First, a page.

Customers, businesses need oversight on insurance rates
An insurance company's premium increases are the first since a state law that governed rates expired.
A RATE increase announced by one of the two dominant health insurers in Hawaii
serves as a reminder that state officials no longer have any say in how much companies can raise premiums.
In a state that's often criticized for its heavy regulatory climate, it is ironic that oversight of a service critically important to businesses and consumers lapsed this year, leaving Hawaii as one of only four states without some kind of check on health insurance costs.
The state Legislature, which failed to extend a law that required supervision due to a flawed bill, should correct its mistake and reinstate the provision next year. Moreover, lawmakers should consider dealing with health care as a medical and social need rather than a market commodity.
The average 3.75 percent increase in premiums Kaiser Permanente Hawaii will impose starting Jan. 1 falls below raises in 2004 and 2005 when rates went up 11.7 percent and 11 percent respectively. Though modest, Kaiser clients have no way of knowing whether the newest increases are warranted.
During the legislative session, J.P. Schmidt, the state insurance commissioner, estimated that oversight during the three years the law was in effect saved Hawaii residents and businesses more than $18 million directly by reducing rate increase requests that weren't justified.
Without regulation, Schmidt told the Star-Bulletin's Dave Segal, insurance companies don't have to seek approval and don't have to file any information about their needs for raises. Though there's no apparent reason to doubt Kaiser's assertion that its increased costs and new programs necessitate raising premiums, there is no independent accountability for consumers.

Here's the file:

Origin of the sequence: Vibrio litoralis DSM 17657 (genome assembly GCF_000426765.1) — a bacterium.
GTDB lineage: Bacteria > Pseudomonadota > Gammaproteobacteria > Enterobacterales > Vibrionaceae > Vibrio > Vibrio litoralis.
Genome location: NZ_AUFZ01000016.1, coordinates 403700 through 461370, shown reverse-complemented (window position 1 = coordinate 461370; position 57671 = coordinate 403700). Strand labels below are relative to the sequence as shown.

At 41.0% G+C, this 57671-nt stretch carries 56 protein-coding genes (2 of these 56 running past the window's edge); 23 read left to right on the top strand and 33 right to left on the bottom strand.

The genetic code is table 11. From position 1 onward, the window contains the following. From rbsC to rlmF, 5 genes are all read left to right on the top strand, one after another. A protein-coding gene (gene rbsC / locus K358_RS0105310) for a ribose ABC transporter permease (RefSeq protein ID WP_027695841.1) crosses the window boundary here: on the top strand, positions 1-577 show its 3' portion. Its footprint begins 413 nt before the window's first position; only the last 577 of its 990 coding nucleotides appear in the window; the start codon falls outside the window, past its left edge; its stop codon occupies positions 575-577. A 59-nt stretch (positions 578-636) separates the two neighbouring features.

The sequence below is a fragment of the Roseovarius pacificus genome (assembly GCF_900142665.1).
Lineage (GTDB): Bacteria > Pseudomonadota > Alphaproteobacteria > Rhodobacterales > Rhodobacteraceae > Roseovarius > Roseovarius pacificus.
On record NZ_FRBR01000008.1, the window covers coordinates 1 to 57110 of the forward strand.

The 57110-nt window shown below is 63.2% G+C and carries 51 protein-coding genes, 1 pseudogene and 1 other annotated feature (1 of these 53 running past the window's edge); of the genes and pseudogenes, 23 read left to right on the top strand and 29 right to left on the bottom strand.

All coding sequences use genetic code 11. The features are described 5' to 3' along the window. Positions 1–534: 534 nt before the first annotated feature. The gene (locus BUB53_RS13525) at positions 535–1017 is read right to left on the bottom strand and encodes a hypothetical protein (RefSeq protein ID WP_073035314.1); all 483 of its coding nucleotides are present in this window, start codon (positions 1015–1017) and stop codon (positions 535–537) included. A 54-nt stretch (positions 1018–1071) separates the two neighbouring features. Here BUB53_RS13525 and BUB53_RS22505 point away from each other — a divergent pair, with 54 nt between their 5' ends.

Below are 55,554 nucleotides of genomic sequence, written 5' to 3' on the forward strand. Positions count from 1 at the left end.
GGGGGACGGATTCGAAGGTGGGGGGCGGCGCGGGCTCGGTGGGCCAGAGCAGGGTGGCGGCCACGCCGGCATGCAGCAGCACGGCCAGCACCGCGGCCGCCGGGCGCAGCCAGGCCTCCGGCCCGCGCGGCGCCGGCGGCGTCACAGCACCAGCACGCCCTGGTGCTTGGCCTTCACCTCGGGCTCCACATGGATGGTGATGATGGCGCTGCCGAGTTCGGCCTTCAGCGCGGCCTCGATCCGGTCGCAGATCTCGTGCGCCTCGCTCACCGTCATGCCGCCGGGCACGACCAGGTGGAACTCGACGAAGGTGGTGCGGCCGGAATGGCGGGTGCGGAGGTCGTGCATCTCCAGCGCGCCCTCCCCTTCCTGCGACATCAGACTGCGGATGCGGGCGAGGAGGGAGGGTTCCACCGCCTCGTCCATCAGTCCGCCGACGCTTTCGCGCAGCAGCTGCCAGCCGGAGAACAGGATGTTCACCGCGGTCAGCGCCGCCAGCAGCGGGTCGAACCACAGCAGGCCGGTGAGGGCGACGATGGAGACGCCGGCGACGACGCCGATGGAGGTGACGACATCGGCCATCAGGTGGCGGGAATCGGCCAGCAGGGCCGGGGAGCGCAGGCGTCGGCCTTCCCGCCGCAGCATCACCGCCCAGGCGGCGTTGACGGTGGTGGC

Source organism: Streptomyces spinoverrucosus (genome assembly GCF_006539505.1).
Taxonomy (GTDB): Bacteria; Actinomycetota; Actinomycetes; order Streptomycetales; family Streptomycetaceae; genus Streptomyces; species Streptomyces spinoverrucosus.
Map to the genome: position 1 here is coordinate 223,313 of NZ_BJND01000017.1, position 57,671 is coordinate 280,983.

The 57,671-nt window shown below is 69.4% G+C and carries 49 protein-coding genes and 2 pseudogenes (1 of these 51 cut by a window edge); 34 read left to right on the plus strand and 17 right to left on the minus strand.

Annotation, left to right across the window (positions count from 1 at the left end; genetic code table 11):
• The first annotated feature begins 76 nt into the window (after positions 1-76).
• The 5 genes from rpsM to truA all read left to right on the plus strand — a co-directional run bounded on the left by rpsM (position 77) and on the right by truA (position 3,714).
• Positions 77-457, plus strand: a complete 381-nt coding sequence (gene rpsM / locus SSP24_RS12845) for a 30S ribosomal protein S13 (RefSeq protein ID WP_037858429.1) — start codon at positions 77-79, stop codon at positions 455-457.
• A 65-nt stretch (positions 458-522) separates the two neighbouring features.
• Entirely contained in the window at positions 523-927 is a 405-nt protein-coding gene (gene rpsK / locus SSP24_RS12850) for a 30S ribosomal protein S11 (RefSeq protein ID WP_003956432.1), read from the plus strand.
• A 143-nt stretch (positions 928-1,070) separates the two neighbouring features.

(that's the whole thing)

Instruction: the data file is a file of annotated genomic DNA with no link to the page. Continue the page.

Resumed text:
The commissioner did not always reduce an insurer's request. In the last rate approval before the law expired, the Hawaii Medical Service Association, the largest health insurer in the state with more than 700,000 members, asked for and received a 3.8 percent increase.
State lawmakers maintained that they intended to extend regulation, in part because Hawaii law requires employers to provide health insurance for their workers. Many in the business community -- which usually opposes government regulation -- favored it because the transparency helped employers analyze benefits and control costs.
But legislators fumbled the bill in the waning days of this year's session, allowing an incorrect effective date to remain in the measure's final draft. Fixing the problem would have forced extending the session and the bill was allowed to die. It should be resurrected, fixed and passed into law next year.